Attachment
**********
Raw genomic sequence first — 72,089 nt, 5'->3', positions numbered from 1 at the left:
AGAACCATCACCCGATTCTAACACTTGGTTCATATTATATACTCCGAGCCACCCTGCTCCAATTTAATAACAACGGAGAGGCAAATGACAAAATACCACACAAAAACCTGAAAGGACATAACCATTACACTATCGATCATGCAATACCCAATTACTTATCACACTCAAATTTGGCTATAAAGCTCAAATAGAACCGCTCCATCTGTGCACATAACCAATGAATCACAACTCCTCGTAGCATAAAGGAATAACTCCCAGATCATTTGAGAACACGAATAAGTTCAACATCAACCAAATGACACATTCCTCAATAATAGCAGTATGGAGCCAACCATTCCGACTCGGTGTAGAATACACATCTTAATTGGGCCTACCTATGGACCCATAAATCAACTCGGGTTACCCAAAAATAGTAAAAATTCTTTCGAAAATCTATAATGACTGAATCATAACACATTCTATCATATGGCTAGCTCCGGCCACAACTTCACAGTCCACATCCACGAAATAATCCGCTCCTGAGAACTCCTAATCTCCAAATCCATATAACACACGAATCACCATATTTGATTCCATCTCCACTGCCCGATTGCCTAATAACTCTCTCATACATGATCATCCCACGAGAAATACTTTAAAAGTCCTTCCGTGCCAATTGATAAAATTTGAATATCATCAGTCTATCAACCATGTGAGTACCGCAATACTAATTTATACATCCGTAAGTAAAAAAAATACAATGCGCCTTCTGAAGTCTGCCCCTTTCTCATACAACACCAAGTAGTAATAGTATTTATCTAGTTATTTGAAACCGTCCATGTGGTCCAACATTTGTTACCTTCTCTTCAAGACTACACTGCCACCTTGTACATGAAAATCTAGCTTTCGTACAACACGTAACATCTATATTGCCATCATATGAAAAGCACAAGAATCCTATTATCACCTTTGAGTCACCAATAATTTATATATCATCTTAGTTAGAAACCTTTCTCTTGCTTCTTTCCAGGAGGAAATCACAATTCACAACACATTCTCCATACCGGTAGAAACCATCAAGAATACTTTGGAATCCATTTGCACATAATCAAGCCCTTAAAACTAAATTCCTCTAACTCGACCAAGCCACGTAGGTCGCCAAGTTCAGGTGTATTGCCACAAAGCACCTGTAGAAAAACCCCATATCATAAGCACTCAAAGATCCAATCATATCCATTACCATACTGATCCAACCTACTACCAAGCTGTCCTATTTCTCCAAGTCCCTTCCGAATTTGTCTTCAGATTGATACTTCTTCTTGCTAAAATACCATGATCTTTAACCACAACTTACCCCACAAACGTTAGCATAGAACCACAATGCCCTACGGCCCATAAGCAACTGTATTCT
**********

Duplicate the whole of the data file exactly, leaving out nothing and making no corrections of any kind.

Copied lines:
Raw genomic sequence first — 72,089 nt, 5'->3', positions numbered from 1 at the left:
AGAACCATCACCCGATTCTAACACTTGGTTCATATTATATACTCCGAGCCACCCTGCTCCAATTTAATAACAACGGAGAGGCAAATGACAAAATACCACACAAAAACCTGAAAGGACATAACCATTACACTATCGATCATGCAATACCCAATTACTTATCACACTCAAATTTGGCTATAAAGCTCAAATAGAACCGCTCCATCTGTGCACATAACCAATGAATCACAACTCCTCGTAGCATAAAGGAATAACTCCCAGATCATTTGAGAACACGAATAAGTTCAACATCAACCAAATGACACATTCCTCAATAATAGCAGTATGGAGCCAACCATTCCGACTCGGTGTAGAATACACATCTTAATTGGGCCTACCTATGGACCCATAAATCAACTCGGGTTACCCAAAAATAGTAAAAATTCTTTCGAAAATCTATAATGACTGAATCATAACACATTCTATCATATGGCTAGCTCCGGCCACAACTTCACAGTCCACATCCACGAAATAATCCGCTCCTGAGAACTCCTAATCTCCAAATCCATATAACACACGAATCACCATATTTGATTCCATCTCCACTGCCCGATTGCCTAATAACTCTCTCATACATGATCATCCCACGAGAAATACTTTAAAAGTCCTTCCGTGCCAATTGATAAAATTTGAATATCATCAGTCTATCAACCATGTGAGTACCGCAATACTAATTTATACATCCGTAAGTAAAAAAAATACAATGCGCCTTCTGAAGTCTGCCCCTTTCTCATACAACACCAAGTAGTAATAGTATTTATCTAGTTATTTGAAACCGTCCATGTGGTCCAACATTTGTTACCTTCTCTTCAAGACTACACTGCCACCTTGTACATGAAAATCTAGCTTTCGTACAACACGTAACATCTATATTGCCATCATATGAAAAGCACAAGAATCCTATTATCACCTTTGAGTCACCAATAATTTATATATCATCTTAGTTAGAAACCTTTCTCTTGCTTCTTTCCAGGAGGAAATCACAATTCACAACACATTCTCCATACCGGTAGAAACCATCAAGAATACTTTGGAATCCATTTGCACATAATCAAGCCCTTAAAACTAAATTCCTCTAACTCGACCAAGCCACGTAGGTCGCCAAGTTCAGGTGTATTGCCACAAAGCACCTGTAGAAAAACCCCATATCATAAGCACTCAAAGATCCAATCATATCCATTACCATACTGATCCAACCTACTACCAAGCTGTCCTATTTCTCCAAGTCCCTTCCGAATTTGTCTTCAGATTGATACTTCTTCTTGCTAAAATACCATGATCTTTAACCACAACTTACCCCACAAACGTTAGCATAGAACCACAATGCCCTACGGCCCATAAGCAACTGTATTCT